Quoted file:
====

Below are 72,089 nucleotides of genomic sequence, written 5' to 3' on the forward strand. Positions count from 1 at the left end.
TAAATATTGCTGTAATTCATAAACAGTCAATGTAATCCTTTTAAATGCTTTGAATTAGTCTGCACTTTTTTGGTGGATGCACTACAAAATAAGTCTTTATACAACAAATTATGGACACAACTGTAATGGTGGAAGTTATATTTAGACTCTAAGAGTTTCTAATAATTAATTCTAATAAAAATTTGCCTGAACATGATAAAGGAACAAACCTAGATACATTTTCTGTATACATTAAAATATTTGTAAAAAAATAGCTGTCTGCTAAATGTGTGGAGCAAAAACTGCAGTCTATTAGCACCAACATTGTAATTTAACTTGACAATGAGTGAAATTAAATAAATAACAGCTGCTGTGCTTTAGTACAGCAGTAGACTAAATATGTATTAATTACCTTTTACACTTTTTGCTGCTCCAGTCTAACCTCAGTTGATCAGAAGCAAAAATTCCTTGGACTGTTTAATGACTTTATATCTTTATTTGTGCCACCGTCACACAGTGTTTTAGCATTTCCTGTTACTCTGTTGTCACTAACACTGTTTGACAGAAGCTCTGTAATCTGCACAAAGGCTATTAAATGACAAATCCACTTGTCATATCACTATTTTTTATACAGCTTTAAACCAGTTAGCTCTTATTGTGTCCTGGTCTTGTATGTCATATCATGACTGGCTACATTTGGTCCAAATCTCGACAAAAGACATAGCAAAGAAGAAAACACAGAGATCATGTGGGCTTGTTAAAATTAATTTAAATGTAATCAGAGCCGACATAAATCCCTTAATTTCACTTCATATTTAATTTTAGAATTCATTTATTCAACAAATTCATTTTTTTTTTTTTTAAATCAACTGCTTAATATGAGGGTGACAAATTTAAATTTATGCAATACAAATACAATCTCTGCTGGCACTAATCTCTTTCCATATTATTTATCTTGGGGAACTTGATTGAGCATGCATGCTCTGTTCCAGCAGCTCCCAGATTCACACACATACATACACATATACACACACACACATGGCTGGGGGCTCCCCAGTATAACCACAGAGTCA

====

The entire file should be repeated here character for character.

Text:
Below are 72,089 nucleotides of genomic sequence, written 5' to 3' on the forward strand. Positions count from 1 at the left end.
TAAATATTGCTGTAATTCATAAACAGTCAATGTAATCCTTTTAAATGCTTTGAATTAGTCTGCACTTTTTTGGTGGATGCACTACAAAATAAGTCTTTATACAACAAATTATGGACACAACTGTAATGGTGGAAGTTATATTTAGACTCTAAGAGTTTCTAATAATTAATTCTAATAAAAATTTGCCTGAACATGATAAAGGAACAAACCTAGATACATTTTCTGTATACATTAAAATATTTGTAAAAAAATAGCTGTCTGCTAAATGTGTGGAGCAAAAACTGCAGTCTATTAGCACCAACATTGTAATTTAACTTGACAATGAGTGAAATTAAATAAATAACAGCTGCTGTGCTTTAGTACAGCAGTAGACTAAATATGTATTAATTACCTTTTACACTTTTTGCTGCTCCAGTCTAACCTCAGTTGATCAGAAGCAAAAATTCCTTGGACTGTTTAATGACTTTATATCTTTATTTGTGCCACCGTCACACAGTGTTTTAGCATTTCCTGTTACTCTGTTGTCACTAACACTGTTTGACAGAAGCTCTGTAATCTGCACAAAGGCTATTAAATGACAAATCCACTTGTCATATCACTATTTTTTATACAGCTTTAAACCAGTTAGCTCTTATTGTGTCCTGGTCTTGTATGTCATATCATGACTGGCTACATTTGGTCCAAATCTCGACAAAAGACATAGCAAAGAAGAAAACACAGAGATCATGTGGGCTTGTTAAAATTAATTTAAATGTAATCAGAGCCGACATAAATCCCTTAATTTCACTTCATATTTAATTTTAGAATTCATTTATTCAACAAATTCATTTTTTTTTTTTTTAAATCAACTGCTTAATATGAGGGTGACAAATTTAAATTTATGCAATACAAATACAATCTCTGCTGGCACTAATCTCTTTCCATATTATTTATCTTGGGGAACTTGATTGAGCATGCATGCTCTGTTCCAGCAGCTCCCAGATTCACACACATACATACACATATACACACACACACATGGCTGGGGGCTCCCCAGTATAACCACAGAGTCA